Role of women lawyers has come a long way in 30 years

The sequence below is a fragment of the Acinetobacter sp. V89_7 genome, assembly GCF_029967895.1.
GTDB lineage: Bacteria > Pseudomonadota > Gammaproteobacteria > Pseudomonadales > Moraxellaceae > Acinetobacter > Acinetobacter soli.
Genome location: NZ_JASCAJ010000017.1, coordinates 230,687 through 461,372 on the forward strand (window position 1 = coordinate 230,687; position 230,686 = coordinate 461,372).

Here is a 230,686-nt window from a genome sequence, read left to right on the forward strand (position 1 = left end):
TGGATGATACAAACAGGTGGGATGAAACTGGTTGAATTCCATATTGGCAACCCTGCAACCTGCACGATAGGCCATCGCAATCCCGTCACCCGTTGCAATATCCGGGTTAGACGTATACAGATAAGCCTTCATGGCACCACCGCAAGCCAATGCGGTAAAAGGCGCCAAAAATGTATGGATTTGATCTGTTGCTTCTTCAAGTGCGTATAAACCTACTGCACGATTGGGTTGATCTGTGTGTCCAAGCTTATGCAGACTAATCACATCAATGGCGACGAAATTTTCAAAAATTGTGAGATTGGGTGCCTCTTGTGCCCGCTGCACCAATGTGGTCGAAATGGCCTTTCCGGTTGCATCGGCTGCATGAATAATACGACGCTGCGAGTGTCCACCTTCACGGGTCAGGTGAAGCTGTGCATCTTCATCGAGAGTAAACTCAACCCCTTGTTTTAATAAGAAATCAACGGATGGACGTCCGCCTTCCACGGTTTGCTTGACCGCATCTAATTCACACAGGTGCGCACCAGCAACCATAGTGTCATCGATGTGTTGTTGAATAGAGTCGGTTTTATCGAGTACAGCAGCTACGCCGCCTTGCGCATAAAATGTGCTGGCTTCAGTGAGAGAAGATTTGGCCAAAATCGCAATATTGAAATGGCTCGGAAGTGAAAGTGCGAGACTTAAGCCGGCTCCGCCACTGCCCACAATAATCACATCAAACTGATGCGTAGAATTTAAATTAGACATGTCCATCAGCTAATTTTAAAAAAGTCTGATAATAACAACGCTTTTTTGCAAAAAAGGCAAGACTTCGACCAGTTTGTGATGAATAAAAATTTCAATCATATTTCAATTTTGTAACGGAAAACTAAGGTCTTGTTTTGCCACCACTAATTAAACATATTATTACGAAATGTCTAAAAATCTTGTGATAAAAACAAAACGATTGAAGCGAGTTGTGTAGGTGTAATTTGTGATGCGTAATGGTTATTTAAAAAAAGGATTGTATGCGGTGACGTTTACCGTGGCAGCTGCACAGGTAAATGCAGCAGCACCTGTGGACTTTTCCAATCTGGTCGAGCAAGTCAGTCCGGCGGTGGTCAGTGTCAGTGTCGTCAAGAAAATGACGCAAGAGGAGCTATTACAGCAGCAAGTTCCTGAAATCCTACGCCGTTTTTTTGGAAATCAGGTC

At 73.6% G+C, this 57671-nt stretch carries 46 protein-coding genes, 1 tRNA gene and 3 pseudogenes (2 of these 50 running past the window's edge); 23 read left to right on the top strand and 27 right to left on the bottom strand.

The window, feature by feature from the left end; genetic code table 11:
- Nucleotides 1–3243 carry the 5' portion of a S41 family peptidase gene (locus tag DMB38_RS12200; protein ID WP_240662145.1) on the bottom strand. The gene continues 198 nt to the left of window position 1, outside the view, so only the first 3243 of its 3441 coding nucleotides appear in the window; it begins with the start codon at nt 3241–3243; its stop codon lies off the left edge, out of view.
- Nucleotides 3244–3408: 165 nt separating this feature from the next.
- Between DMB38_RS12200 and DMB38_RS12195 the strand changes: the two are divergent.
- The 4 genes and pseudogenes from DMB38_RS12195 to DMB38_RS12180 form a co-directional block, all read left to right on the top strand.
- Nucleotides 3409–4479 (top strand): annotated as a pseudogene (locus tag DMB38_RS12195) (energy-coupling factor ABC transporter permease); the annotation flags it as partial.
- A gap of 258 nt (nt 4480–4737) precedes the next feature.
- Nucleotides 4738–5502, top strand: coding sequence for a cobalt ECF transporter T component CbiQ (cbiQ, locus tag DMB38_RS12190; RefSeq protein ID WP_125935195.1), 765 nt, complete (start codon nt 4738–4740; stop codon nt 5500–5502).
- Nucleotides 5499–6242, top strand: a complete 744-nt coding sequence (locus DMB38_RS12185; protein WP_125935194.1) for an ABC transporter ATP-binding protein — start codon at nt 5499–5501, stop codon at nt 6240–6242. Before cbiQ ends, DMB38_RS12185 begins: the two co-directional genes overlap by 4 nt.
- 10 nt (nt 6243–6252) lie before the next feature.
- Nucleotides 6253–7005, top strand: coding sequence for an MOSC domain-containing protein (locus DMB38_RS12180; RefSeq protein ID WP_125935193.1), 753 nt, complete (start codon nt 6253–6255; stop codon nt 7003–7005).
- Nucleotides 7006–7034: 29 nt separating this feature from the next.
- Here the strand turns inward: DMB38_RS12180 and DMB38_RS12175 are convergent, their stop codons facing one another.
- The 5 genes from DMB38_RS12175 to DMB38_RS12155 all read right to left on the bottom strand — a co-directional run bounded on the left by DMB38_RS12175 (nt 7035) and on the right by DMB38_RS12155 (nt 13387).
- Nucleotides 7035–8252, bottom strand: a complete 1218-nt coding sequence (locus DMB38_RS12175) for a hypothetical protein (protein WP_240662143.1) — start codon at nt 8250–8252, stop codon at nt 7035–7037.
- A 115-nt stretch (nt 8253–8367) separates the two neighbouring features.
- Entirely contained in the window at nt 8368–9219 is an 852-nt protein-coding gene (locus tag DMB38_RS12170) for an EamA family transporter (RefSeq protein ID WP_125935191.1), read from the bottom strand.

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When the New Hampshire Women’s Bar Association held a dinner a few years ago to honor the first 100 women admitted to the New Hampshire Bar, some were surprised to discover how many of those first “pioneers” are still around and still practicing law. “I was surprised to see how many of them were my colleagues that I had cases with or cases against,” says Kelly Ayotte, who in 2004 became the state’s first female attorney general. “I had expected I really wouldn’t know many of the first members of the New Hampshire bar. It shows how far we’ve come in such a short period of time.” At a time when roughly a third of the active members of the New Hampshire Bar are women, it may seem odd that women in courtrooms and law offices were a rarity a mere 20 or 30 years ago. “Then it was thought of as a novelty,” says Manchester attorney Cathy Green, who began her career in criminal defense law as a public defender 28 years ago. “When I started practicing, there were three of us who regularly appeared in court.” One of the other two was Laura Kahn, a divorce lawyer. The other was a civil litigator named Linda Dalianis, who in 2000 became the first woman appointed to the New Hampshire Supreme Court. Other women, less well known, also are making their mark on the legal profession in ever-increasing numbers. “I was in a trial last year, and when I looked around the courtroom, I noticed the judge, the prosecutor, the court clerk and the defense lawyer were all women,” Green notes. “And law school classes these days are more than half women.” There are now 1,916 women among the 3,895 active bar members in New Hampshire, according to November 2005 figures from the New Hampshire Bar Association. The numbers shift dramatically, however, when broken down by age group. Among lawyers aged 24 to 30, women actually outnumber men, 140 to 116. Men are still a majority in the 31-40 age group, 706 to 602, but not nearly by the margin of their elder brothers in the profession. Lawyers in their 40s number 1,206 men and 704 women, while men outnumber women 1,258 to 394 among those practicing between the ages of 51 and 60; and 390 to 64 in the 61-70 age group. “It wasn’t until the end of the 1960s that there were any appreciable number” of women entering the bar, says Dan Wise, communications director for the state bar association. “Then it took off in the ‘80s.” Lingering issues If the practice of law is no longer a “non-traditional” role for women, issues of inequality remain a stumbling block on the career path of many women in the profession, says Catherine Shanelaris, who chairs the bar’s Gender Equality Committee. “I think, in general, things have progressed so well for women in the bar over the last 20 years that a lot of people think that the issues are now nonexistent,” says Shanelaris. But treatment by other lawyers, barriers in networking and treatment by clients were among the issues most frequently cited by in a “Gender Equality Survey” survey sent by the committee last year to all lawyers with e-mail addresses on file at the bar association. (A total of 470 responded to some or all of the questions.) Inequality in pay and benefits remains an issue for women in the profession, Shanelaris says. “It’s still more prevalent that women are the caretakers of children, and often they’re not paid the same salary and the same level of benefits as men because they might need to leave to take care of addressing those child-related issues.” “Women at this point are entering the profession in relatively equal numbers, but they are not advancing in their profession equally with men,” says Heather Krans, president of the 200-member New Hampshire Women’s Bar Association. In addition to networking opportunities, the organization offers continuing legal education courses, along with clinics and seminars on such topics as stress management and balancing work and family responsibilities. Promoting more flextime in law offices also is one of the organization’s goals. “Certainly one of the existing problems for women in the law is the unavailability of family-friendly schedules,” says Krans. Courtrooms offer an uneven playing field, some lawyers contend, with at least one complaining in the survey of a case in which a continuance for medical-pregnancy issues was denied, while others were granted for a sports injury. Some women complained of being addressed in court by their first name, while male lawyers are addressed as “Mister.” Terms like “dear” or “sweetie” are used sometimes by court officials, and even judges. Such terms, when coming from the bench, can pose a dilemma for a lawyer who does not want to antagonize the judge at the expense of her client. Martha Van Oot, a past president of the New Hampshire Bar Association recalls one such instance when she was representing a client in a Massachusetts court. “The judge leaned over and said, ‘Well, dear, what can I do for you?’” she recalls. “I was there to get a default judgment lifted against a client. He was obviously going to give me what my client wanted to get, so I let the ‘dear’ go by.” Disappearing barriers Then-Judge Dalianis did not let it pass unremarked when a bailiff greeted here with a “Good morning, dear” in the early days of her 20 years on the Superior Court bench. “That’s Judge Dear,” she informed him. “He meant well,” she says, “He didn’t know what he was doing.” When she began appearing before judges as a young lawyer in 1970s, she says, “there was a sense that women in the courtroom were kind of novelties, not necessarily up to the task.” But she does not recall personally encountering any overt signs of disrespect. “I was too young and inexperienced to know,” she says. “In my view, I did the best I could to represent my clients the best way I could, and I have the feeling the cases tended to come out the way I thought they should, anyway.” Dalianis draws on her own experience in assessing the challenge involved in balancing a career in law with the roles of wife and mother. “In order to do both reasonably well, one has to be extremely well organized,” she says. And court calendars are not easily or often adjusted to accommodate personal or family schedules. “If it’s ‘My child has a ballet recital,’ it’s ‘Motion denied’,” says Dalianis. “‘My child has to be admitted to the hospital,’ ‘Motion granted.’ ‘I’m pregnant and I’m tired,’ Well, that’s too bad. ‘I’m scheduled to deliver’: We can postpone for a couple of weeks.” All things considered, the first woman on the state’s high court sees the scales of justice in rather close balance when it comes to opportunities for men and women in the legal profession. “Right now, we have a female attorney general, we have women as managing partners of law firms. We’ve had women being president of the New Hampshire Bar Association. It seems to me in my 30 years of observation that whatever barriers were there have disappeared. Now the issue is whether or not a particular individual, male of female, is the best person for the job.”